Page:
Textbook piracy costs publishers Sh200 million a year

Capital markets

Textbook piracy costs publishers Sh200 million a year


Some of the pirated school books of different publishers that were discovered during the raid on the printing presses involved in the illegal printing of publishing books. PHOTO | FRANJO NDERITU | NMG

Publishers are losing up to Sh200 million a year due to piracy of uploaded books, amid revelations that the culprits have upgraded printing to offshore.

The Kenya Publishers Association (KPA) notes that secondary school textbooks are one of the fast-changing learning materials targeted by unscrupulous traders.

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“Pirating secondary school textbooks is costing publishers up to Sh200 a year and it is no longer a side street,” said Kamau Kiarie, KPA president.

The revelations come as Form Ones prepare to submit to schools starting January 30, with complete books on their must-requirement list.

Piracy has increased in the recent past with copies priced at the same price as the originals, although publishers lament the pending lawsuits that have dragged through the courts for years.

In Kenya, the maximum preferred time limit for the completion of a case is one year from the date of filing, and any claim overdue is considered to be in arrears.

Mr. Kiarie notes that pirated books contain errors that occur when scanning original copies, misleading students.

Some of the books have content crammed with old editions, which have been incorporated into the covers of current editions,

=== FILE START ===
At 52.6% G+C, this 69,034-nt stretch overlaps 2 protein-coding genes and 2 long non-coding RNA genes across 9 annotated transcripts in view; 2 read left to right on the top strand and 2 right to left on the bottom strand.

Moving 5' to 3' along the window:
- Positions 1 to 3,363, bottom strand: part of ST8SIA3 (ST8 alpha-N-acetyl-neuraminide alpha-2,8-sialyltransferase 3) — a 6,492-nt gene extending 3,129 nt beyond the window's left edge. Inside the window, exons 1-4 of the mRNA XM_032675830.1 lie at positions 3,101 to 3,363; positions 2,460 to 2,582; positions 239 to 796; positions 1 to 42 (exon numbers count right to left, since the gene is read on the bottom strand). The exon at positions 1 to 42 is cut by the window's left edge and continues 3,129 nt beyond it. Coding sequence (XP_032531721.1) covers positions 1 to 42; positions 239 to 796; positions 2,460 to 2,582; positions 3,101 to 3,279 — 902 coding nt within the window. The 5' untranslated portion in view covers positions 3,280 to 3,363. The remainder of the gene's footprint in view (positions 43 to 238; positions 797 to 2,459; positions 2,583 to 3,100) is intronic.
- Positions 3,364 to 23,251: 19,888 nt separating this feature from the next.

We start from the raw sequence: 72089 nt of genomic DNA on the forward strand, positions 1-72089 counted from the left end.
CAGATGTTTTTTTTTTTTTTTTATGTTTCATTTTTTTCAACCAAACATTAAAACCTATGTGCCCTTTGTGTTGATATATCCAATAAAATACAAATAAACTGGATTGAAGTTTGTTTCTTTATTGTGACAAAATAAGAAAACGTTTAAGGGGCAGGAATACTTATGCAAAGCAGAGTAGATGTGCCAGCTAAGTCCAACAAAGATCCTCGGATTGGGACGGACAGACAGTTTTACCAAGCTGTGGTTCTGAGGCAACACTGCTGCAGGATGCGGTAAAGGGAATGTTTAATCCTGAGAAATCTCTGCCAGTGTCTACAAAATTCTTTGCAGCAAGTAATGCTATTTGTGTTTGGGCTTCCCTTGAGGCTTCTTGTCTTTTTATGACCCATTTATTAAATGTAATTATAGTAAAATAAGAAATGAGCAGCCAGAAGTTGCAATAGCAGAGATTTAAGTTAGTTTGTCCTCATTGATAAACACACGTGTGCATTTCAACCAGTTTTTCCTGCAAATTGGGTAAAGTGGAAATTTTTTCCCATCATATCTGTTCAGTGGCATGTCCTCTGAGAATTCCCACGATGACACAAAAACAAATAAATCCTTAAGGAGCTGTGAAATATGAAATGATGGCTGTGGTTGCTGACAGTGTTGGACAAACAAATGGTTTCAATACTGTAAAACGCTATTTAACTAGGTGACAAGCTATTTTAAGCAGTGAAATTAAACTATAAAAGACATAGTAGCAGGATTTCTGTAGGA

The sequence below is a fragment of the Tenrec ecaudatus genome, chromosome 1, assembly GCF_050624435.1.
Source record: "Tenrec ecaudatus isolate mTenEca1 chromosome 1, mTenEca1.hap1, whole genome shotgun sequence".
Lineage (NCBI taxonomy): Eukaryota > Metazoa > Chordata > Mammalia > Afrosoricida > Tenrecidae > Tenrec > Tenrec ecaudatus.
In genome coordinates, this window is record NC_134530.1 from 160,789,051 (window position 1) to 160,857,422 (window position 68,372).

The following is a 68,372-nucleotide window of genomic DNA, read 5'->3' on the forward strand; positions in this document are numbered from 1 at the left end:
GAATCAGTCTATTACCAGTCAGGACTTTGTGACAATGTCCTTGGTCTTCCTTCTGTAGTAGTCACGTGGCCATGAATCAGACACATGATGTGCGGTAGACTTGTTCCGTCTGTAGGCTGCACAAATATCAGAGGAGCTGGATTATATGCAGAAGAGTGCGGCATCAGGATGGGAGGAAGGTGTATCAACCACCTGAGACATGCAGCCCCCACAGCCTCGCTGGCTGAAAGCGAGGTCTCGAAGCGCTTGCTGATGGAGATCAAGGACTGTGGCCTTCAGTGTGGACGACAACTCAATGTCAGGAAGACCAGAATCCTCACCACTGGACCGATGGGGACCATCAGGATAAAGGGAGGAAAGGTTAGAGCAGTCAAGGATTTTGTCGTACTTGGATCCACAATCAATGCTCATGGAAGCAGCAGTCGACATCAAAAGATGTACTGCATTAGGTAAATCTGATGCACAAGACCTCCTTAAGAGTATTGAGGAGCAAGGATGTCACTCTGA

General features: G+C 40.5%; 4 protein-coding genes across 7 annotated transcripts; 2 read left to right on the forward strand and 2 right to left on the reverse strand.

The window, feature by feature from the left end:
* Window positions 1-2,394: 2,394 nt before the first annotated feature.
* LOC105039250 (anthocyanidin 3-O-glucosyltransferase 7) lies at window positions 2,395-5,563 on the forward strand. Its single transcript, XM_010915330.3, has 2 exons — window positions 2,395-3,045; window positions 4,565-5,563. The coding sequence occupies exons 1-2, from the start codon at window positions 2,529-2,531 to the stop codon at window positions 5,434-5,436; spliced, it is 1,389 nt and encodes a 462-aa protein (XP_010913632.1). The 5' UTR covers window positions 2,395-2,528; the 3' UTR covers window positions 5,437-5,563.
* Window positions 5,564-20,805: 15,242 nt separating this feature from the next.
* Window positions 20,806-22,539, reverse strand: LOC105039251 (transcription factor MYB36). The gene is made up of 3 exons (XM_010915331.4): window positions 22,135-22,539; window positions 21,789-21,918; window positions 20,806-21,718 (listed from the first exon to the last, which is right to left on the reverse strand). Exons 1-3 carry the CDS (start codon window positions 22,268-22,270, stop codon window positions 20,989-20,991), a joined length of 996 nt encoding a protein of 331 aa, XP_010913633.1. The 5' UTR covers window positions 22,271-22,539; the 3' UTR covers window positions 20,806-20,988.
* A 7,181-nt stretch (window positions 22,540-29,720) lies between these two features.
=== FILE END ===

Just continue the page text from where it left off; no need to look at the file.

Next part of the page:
“We suspect that some corrupt major booksellers are also involved in vice,” he said.

Unscrupulous dealers exploit the technology to copy books that closely resemble the original prints, sell them through bookstores, street vendors or directly to parents and schools, leaving publishers to count their losses.

Publishing is a major investment in content creation, editorial work, hiring book designers, storage, marketing, and legal and financial aspects such as paying royalties to book authors.

Mr Kiarie said textbook piracy had reduced significantly when the government introduced direct procurement of study materials in 2015 which cut brokers out of the textbook supply chain.

The state supplies textbooks directly to schools with the goal of achieving a 1:1 textbook-to-pupil ratio to improve learning.

Before that policy, the government would send funding to schools and leave it to principals to buy books for the institutions.

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This approach led to brokers infiltrating the supply chain, drawing in school principals who, in defiance of prescribed procurement laws, tendered books to them.

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